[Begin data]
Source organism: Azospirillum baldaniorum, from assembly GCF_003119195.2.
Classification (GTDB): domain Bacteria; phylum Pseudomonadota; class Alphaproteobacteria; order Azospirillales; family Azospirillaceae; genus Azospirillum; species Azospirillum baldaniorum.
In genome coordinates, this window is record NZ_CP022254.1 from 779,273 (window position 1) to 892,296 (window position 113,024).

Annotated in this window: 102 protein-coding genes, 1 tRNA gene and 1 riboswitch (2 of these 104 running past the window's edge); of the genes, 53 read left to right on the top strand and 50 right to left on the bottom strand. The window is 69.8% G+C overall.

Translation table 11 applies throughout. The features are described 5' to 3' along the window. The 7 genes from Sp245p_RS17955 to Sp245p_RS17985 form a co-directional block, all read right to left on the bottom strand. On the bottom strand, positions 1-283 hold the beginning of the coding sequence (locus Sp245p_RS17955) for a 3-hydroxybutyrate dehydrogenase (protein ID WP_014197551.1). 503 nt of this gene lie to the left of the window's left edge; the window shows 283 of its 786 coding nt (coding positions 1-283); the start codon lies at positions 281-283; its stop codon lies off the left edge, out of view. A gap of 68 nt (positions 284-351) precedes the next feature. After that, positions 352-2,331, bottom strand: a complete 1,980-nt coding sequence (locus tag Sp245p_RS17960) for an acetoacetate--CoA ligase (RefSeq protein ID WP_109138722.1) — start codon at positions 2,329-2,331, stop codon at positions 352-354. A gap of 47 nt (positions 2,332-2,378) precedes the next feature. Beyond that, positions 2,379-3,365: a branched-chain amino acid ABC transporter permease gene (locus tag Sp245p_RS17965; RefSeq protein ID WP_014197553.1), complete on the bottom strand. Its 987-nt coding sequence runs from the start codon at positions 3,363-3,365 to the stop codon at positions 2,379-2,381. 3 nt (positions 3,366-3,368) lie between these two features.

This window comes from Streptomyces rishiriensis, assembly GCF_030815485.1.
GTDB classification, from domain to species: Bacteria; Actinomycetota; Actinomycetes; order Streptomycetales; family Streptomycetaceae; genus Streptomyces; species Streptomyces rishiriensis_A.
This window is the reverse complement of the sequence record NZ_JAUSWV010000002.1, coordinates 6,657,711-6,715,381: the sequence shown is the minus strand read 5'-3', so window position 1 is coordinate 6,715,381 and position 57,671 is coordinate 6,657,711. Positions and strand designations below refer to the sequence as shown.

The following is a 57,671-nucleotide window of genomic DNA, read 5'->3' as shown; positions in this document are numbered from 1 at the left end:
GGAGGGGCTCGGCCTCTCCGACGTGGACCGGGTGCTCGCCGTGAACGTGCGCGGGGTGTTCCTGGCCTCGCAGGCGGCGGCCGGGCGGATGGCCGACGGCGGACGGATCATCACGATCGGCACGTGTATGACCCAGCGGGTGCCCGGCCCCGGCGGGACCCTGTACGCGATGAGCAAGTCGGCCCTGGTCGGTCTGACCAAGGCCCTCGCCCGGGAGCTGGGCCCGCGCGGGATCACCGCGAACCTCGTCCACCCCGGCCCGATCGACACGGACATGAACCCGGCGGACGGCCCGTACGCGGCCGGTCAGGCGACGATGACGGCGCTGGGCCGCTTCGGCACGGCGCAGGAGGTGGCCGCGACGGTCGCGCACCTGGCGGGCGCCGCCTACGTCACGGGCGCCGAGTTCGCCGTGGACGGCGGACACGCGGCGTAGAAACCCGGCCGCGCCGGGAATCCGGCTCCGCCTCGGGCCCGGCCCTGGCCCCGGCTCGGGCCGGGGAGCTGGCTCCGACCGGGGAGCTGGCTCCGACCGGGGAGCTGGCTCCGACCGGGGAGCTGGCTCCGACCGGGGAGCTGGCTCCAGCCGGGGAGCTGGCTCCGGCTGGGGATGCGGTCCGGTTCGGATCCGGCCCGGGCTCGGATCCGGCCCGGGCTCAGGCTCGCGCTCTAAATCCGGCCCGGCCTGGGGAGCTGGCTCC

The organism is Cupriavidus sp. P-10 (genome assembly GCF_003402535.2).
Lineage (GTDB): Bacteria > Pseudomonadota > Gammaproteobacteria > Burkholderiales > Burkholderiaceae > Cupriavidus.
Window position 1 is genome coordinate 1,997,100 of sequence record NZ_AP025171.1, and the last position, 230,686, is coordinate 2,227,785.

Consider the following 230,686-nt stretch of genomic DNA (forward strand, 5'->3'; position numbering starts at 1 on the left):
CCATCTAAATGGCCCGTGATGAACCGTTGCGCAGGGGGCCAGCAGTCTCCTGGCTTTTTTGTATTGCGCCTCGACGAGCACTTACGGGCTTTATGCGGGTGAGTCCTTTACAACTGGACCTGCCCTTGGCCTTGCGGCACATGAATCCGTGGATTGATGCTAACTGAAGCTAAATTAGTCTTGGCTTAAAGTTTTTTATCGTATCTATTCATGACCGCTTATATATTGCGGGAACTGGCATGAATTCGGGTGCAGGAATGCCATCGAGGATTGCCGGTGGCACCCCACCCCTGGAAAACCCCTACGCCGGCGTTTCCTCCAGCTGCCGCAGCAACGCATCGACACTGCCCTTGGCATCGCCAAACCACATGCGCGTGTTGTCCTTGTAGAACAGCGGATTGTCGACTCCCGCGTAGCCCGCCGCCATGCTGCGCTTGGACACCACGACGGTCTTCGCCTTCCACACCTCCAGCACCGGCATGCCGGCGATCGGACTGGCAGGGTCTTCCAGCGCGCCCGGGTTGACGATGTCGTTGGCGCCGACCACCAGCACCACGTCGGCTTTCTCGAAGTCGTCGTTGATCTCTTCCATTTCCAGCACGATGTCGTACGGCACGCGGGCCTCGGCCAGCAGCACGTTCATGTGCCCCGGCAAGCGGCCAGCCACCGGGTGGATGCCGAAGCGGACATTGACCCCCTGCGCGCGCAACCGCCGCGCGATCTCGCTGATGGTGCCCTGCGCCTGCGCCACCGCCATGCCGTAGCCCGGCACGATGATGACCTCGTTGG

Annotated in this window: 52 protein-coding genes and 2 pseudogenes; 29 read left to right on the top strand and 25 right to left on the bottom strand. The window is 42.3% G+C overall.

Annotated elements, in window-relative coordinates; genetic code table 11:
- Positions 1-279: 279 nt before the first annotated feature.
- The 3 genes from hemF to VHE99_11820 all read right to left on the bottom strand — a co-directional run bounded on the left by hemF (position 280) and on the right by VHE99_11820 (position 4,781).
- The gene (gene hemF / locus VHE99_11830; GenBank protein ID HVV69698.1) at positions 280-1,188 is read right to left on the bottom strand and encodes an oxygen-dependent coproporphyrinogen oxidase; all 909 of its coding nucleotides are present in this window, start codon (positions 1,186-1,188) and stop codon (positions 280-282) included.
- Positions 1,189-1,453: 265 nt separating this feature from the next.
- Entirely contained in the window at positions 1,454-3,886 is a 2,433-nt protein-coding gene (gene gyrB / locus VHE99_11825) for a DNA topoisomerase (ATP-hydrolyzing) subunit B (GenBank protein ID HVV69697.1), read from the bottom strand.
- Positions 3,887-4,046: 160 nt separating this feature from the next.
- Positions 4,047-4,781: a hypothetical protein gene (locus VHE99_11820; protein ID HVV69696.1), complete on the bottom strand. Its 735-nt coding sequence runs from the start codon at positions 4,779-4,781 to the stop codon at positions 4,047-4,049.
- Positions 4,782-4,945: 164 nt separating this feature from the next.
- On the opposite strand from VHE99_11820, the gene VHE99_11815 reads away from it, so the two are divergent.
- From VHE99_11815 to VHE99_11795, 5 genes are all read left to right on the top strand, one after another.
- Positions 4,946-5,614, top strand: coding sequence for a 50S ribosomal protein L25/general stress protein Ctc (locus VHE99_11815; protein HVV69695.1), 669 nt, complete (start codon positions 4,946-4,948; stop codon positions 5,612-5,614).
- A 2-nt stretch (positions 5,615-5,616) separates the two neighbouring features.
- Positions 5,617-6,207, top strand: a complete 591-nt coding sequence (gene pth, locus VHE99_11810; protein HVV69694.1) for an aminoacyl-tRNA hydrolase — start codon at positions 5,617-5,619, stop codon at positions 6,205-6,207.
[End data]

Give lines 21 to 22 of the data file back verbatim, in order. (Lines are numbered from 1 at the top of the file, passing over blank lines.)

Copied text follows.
- Positions 1,189-1,453: 265 nt separating this feature from the next.
- Entirely contained in the window at positions 1,454-3,886 is a 2,433-nt protein-coding gene (gene gyrB / locus VHE99_11825) for a DNA topoisomerase (ATP-hydrolyzing) subunit B (GenBank protein ID HVV69697.1), read from the bottom strand.